While emissions that affect air quality are released mostly during the day, there is still chemistry at night that determines how long certain pollutants stick around. This is particularly true for the chemistry of nitrogen oxides. NOX (NO and NO2) is emitted from a variety of sources, both natural and human caused. In the winter, the primary sources in this area are combustion-based: power plants, automobile engines and wood burning. When the sun goes down, NO2 (which forms predominantly during the day from the reaction of emitted NO and other atmospheric chemicals) builds up and reacts further to form compounds with more oxygens. The three compounds that determine overnight removal of NOX from the atmosphere are: N2O5, ClNO2 and HNO3. Each of these has different fates the next morning. N2O5 returns back to NOX, so we call it a “reservoir species.” ClNO2 will form NOX and a Cl atom. HNO3, on the other hand, usually gets removed from the atmosphere without undergoing further chemistry. The balance between these different nighttime species is very important, as it determines how long NOX pollution persists in the atmosphere and, therefore, how far it is able to travel from its initial emission source.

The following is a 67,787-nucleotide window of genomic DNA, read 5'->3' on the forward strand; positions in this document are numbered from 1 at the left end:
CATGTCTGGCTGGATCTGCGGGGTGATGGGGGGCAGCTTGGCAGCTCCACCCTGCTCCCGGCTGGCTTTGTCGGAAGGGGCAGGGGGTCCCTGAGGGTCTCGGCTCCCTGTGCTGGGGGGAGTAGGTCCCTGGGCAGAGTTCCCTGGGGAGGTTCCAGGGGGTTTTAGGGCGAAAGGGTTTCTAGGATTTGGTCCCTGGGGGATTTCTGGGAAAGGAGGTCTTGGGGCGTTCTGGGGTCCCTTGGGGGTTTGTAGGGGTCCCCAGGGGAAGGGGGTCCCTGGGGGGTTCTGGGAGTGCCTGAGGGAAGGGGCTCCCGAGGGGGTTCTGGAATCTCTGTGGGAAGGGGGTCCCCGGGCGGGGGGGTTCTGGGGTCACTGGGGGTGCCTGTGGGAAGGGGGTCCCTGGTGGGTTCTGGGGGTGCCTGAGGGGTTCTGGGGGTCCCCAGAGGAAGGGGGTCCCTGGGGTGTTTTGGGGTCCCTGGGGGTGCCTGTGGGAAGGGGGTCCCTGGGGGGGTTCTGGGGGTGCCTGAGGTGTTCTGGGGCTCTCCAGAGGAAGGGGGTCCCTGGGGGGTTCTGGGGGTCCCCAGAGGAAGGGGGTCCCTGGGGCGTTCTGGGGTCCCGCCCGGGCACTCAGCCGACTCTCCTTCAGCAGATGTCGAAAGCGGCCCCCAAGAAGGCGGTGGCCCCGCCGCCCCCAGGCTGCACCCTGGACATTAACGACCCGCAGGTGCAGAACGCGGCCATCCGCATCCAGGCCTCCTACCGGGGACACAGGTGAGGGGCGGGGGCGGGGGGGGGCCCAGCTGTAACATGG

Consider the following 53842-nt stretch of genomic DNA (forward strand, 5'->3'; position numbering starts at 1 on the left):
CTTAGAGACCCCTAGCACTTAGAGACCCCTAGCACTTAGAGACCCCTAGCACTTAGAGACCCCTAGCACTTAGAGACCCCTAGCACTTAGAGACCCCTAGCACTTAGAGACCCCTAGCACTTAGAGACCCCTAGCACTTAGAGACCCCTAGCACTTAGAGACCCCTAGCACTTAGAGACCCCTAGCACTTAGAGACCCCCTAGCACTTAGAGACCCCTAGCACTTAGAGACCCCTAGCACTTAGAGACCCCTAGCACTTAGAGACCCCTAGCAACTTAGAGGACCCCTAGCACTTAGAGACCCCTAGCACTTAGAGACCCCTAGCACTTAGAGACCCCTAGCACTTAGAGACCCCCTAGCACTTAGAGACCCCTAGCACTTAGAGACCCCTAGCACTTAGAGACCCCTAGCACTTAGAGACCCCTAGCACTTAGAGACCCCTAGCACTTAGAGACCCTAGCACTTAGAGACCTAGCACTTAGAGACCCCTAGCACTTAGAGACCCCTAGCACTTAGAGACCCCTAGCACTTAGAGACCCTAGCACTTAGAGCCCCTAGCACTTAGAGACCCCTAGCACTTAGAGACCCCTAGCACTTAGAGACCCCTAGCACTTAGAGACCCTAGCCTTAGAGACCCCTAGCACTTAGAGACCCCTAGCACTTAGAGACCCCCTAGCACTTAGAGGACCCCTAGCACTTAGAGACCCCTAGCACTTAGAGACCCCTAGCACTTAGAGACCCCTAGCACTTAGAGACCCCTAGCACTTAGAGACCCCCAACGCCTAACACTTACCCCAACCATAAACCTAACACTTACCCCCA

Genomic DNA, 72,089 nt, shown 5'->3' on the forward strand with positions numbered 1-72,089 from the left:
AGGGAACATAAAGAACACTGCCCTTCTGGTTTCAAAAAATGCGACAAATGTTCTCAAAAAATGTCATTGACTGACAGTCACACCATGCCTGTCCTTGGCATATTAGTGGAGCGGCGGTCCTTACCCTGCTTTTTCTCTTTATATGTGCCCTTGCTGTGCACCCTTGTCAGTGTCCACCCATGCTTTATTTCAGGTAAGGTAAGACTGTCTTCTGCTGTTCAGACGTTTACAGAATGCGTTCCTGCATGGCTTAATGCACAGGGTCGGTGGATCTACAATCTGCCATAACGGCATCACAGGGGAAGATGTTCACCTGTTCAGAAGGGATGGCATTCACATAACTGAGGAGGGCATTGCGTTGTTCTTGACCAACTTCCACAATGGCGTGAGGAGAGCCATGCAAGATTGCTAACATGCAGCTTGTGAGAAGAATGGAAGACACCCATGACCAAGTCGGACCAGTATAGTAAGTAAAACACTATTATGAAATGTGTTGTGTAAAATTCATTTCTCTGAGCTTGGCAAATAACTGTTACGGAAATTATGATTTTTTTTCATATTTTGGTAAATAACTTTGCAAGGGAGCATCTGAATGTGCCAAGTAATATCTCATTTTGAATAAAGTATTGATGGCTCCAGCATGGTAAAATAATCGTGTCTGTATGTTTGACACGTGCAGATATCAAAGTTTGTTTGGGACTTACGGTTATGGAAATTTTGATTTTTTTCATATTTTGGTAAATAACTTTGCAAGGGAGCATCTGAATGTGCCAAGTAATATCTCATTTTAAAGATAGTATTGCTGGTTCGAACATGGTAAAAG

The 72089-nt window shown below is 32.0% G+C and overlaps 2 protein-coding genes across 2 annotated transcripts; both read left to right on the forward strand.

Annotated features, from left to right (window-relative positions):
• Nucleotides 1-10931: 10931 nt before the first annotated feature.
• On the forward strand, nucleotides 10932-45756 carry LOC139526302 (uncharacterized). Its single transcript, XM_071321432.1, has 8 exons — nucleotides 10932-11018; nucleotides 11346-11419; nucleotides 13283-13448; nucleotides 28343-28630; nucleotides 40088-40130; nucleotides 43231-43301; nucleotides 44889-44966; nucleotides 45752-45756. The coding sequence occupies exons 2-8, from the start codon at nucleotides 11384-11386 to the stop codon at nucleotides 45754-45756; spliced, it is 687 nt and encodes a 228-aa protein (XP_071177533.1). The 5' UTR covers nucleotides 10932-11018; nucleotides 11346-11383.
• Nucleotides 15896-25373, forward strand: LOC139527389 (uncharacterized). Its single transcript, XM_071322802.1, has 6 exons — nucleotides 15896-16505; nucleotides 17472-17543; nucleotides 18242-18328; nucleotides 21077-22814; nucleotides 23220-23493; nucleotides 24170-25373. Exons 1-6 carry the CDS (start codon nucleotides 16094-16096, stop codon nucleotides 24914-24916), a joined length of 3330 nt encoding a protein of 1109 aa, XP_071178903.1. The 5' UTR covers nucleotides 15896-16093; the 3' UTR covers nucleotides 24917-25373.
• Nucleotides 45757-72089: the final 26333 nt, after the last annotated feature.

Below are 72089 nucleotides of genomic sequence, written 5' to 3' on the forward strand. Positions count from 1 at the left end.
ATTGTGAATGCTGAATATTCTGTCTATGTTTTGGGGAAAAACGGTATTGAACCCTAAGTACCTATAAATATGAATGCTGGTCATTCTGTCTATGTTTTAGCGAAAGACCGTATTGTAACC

To investigate this overnight chemistry, we have to fly at all hours of the night. Since the plane has been repaired from its bird strike, we’ve been trying to characterize the nighttime chemistry of the area. We’ve taken off at midnight, 2 am, 6 am and other crazy times in an attempt to capture the full extent of what happens overnight. These flight times create unusual sleep schedules for both scientists and pilots and require some finagling to fit in pilot rest requirements. When we have a 2 am takeoff, the scientists need to be at the hangar at 11 pm for preflight, while the pilots show up at 12:30 to make sure the plane is ready to go.
While our sleep schedule gets disrupted and flying altitudes are more limited, there are some awesome aspects to night flying. Aside from the science, which has been very interesting at night, we’ve seen the moon reflect off the Great Salt Lake at 11 pm and we’ve watched the sun rise over the Wasatch Mountains in the early morning. While it may be 7 am and everyone on the plane has been up through a long night, seeing the sun peek out between the mountains and watching the atmospheric chemistry transition back to its usual daytime makeup is always worthwhile.
It turns out the night schedule was useful in other ways as well. When two of us drove the U-Haul back to Boulder with the equipment, through a series of unplanned incidents, we wound up returning at 3:30 am. After all those night flights, we were well prepared for a night of driving!